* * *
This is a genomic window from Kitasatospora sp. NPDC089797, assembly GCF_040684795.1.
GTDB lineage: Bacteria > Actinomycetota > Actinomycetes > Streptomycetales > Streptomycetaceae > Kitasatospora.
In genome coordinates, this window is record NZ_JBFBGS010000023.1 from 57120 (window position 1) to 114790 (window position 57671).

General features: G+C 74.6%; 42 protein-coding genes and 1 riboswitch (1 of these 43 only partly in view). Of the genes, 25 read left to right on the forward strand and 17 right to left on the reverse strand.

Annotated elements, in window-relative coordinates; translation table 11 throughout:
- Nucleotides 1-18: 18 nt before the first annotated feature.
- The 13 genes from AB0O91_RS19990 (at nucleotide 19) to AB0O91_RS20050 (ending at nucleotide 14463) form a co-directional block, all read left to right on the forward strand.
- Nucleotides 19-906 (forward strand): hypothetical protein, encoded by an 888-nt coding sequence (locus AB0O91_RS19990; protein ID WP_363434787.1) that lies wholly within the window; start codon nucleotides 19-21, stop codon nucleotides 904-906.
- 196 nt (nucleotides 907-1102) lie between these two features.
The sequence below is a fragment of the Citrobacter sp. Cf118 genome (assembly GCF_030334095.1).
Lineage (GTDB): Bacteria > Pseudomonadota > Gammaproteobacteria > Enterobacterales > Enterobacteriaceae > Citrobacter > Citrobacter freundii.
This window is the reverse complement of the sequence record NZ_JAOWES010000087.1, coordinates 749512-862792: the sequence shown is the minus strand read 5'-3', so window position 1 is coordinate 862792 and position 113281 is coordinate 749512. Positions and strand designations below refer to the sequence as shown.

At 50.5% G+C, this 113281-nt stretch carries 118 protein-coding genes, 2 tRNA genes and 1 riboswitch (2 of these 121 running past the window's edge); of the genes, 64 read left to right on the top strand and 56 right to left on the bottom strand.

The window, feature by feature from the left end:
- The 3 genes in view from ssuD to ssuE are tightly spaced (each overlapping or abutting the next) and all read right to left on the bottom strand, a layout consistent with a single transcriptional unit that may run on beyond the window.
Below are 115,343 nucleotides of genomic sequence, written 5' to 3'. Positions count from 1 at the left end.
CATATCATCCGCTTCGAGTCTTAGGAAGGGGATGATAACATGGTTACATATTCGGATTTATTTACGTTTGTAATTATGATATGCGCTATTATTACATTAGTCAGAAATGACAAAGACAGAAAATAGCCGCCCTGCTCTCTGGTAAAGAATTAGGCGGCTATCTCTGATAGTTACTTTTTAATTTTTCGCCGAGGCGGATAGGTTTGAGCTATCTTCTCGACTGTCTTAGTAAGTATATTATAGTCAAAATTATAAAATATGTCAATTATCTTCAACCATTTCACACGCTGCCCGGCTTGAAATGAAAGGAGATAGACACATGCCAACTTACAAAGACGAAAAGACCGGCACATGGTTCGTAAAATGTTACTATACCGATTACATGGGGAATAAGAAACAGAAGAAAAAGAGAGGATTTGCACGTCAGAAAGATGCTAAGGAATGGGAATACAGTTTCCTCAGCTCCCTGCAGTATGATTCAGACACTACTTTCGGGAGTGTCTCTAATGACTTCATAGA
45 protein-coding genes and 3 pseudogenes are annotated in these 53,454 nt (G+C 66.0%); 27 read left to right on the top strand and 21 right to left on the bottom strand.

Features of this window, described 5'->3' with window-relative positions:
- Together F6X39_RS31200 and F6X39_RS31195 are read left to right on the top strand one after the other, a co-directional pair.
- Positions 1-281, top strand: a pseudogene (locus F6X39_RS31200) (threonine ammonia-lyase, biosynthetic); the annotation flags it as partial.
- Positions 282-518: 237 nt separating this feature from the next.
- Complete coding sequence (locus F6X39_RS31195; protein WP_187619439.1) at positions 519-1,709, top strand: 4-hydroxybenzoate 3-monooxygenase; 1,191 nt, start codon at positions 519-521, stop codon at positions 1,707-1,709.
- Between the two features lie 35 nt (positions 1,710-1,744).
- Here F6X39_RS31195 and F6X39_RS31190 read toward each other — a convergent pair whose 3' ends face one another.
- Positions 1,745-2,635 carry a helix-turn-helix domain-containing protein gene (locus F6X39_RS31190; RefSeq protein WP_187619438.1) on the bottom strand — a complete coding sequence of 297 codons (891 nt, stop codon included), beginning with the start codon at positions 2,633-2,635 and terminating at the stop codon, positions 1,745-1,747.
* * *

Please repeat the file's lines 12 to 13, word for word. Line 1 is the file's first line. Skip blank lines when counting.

This window is the reverse complement of the sequence record NZ_JAOWES010000087.1, coordinates 749512-862792: the sequence shown is the minus strand read 5'-3', so window position 1 is coordinate 862792 and position 113281 is coordinate 749512. Positions and strand designations below refer to the sequence as shown.

At 50.5% G+C, this 113281-nt stretch carries 118 protein-coding genes, 2 tRNA genes and 1 riboswitch (2 of these 121 running past the window's edge); of the genes, 64 read left to right on the top strand and 56 right to left on the bottom strand.